The world must realise that we may not like the face of Mullah Omar but that is how life is, that is what Afghanistan is,” ex-President Pervez Musharraf summed up what’s going on in a post 9/11 Afghanistan, in one sentence. He was quite frank in his interview with WSJ terming Pakistan’s role in nurturing the Taliban and allied militant groups operating in Afghanistan as legitimate counterweight against India’s presence over there. Earlier he accepted in another interview that Pakistan-based militant groups staged attacks on the ISAF and US forces in Afghanistan. Musharraf stressed upon the present government in Kabul to share power with Taliban if it wishes to see peace in the country.
I saw not much condemnation of these ‘revelations’ directly coming from the man who directed the Afghan war theatre from Islamabad for most of the last decade. So, is this an acceptable formula to bring peace in a country: to let terrorists share the government? Why don’t we use the same formula in Pakistan wherein a number of religious and sectarian outfits are operating with and without establishment’s nod? Time has proved time and again that nurturing militants, however the noble cause, always costs governments dearly. Milking snakes will always turn them into serpents looking for flesh, not milk.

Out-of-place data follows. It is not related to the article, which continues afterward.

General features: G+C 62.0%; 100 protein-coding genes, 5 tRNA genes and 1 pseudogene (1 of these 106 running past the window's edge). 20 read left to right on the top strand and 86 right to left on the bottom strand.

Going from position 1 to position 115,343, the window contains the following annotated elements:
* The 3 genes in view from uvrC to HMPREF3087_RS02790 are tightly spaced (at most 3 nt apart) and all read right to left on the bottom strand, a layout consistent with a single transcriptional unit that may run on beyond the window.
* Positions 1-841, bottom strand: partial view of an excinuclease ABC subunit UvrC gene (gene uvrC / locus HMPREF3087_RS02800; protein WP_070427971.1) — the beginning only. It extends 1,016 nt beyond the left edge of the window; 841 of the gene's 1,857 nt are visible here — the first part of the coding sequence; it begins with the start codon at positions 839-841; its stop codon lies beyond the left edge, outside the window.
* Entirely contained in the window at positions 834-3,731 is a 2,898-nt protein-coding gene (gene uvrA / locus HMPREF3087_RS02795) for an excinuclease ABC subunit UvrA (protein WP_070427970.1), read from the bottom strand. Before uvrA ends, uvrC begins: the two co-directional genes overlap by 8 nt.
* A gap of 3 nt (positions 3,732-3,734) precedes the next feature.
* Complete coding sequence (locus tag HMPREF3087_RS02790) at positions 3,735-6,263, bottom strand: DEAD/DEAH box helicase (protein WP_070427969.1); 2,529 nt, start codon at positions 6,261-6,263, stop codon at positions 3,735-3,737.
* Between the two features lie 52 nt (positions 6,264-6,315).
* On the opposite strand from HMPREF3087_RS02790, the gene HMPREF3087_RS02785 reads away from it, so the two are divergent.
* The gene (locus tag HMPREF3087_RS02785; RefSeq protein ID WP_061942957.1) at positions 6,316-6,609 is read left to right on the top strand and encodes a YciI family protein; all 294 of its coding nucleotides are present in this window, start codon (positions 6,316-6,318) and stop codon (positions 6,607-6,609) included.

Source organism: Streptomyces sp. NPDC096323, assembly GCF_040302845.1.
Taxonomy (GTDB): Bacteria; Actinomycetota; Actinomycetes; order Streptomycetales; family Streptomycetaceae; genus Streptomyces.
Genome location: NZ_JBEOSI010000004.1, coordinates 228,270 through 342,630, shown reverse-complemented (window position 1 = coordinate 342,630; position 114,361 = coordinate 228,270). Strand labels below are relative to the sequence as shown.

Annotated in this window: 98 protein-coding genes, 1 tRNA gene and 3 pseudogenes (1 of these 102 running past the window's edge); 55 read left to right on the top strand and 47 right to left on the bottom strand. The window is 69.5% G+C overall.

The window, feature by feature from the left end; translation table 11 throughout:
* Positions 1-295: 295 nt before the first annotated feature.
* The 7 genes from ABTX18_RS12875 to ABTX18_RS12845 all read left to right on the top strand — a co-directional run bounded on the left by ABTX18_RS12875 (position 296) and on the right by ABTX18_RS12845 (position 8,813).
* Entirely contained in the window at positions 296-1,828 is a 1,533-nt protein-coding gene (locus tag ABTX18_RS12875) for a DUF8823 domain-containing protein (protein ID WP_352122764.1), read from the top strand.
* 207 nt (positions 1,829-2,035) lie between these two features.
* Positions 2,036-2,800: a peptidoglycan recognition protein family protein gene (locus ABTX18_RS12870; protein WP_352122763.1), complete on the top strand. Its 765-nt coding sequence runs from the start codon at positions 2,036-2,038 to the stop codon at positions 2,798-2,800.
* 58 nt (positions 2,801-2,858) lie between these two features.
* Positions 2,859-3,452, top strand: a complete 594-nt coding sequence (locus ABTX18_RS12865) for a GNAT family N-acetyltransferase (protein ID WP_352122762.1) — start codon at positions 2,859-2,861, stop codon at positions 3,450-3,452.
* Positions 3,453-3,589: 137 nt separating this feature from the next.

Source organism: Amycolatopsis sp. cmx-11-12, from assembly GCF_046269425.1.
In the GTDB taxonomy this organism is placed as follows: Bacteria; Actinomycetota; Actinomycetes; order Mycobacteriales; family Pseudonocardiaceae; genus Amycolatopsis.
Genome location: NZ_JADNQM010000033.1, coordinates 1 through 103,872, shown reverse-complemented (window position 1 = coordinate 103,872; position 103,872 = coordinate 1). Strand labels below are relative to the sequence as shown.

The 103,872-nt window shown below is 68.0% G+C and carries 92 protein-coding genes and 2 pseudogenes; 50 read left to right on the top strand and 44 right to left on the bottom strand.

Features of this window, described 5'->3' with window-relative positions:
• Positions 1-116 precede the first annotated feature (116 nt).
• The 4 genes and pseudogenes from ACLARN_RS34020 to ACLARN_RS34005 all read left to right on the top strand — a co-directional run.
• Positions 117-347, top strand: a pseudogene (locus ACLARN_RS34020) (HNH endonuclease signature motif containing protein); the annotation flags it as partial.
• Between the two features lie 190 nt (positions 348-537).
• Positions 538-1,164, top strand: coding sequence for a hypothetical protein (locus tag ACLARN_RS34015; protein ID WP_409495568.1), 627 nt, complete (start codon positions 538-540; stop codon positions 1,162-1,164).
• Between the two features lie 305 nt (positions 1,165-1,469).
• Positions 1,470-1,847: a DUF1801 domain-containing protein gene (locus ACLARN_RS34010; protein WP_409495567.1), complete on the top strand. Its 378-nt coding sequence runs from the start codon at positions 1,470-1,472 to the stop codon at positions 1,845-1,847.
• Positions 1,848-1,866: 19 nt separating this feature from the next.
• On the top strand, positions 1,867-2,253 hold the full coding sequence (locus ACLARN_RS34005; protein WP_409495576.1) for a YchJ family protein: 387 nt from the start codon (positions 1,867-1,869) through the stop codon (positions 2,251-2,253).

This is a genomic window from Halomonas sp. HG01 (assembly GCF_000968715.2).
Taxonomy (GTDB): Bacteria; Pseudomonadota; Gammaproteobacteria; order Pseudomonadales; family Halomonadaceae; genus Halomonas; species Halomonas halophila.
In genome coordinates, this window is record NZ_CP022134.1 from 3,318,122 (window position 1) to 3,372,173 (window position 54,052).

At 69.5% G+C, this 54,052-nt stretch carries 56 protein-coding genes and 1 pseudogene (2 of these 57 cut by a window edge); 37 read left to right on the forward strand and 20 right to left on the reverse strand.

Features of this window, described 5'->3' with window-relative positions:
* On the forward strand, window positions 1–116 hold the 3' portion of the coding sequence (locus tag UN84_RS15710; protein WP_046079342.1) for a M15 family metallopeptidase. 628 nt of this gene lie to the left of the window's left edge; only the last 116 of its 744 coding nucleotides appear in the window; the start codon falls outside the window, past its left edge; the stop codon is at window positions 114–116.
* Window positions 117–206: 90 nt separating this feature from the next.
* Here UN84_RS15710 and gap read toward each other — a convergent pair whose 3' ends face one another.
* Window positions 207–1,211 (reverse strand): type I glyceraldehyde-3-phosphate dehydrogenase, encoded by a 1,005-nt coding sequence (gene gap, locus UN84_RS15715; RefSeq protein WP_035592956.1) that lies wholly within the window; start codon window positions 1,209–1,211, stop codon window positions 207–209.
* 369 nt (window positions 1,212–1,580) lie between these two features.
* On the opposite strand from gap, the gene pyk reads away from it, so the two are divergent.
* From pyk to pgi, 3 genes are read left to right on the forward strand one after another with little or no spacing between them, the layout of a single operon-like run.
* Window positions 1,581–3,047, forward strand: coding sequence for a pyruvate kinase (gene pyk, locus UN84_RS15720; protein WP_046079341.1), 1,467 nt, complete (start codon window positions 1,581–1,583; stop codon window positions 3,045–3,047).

Whether it’s different so-called mujahideen factions during Afghan war of 1980s, or Afghan war lords in post-Taliban period, or Al-Nusra front and IS in Syria and Iraq, RSS, or Pakistan specific TTP, LeJ, LeT, SSP, Jundullah, Harkat-ul-Mujahideen, etc — all remind of only one lesson: we never learn from history. We like to repeat the same experiment expecting different results. Who cares if it is costing innocent lives across the world?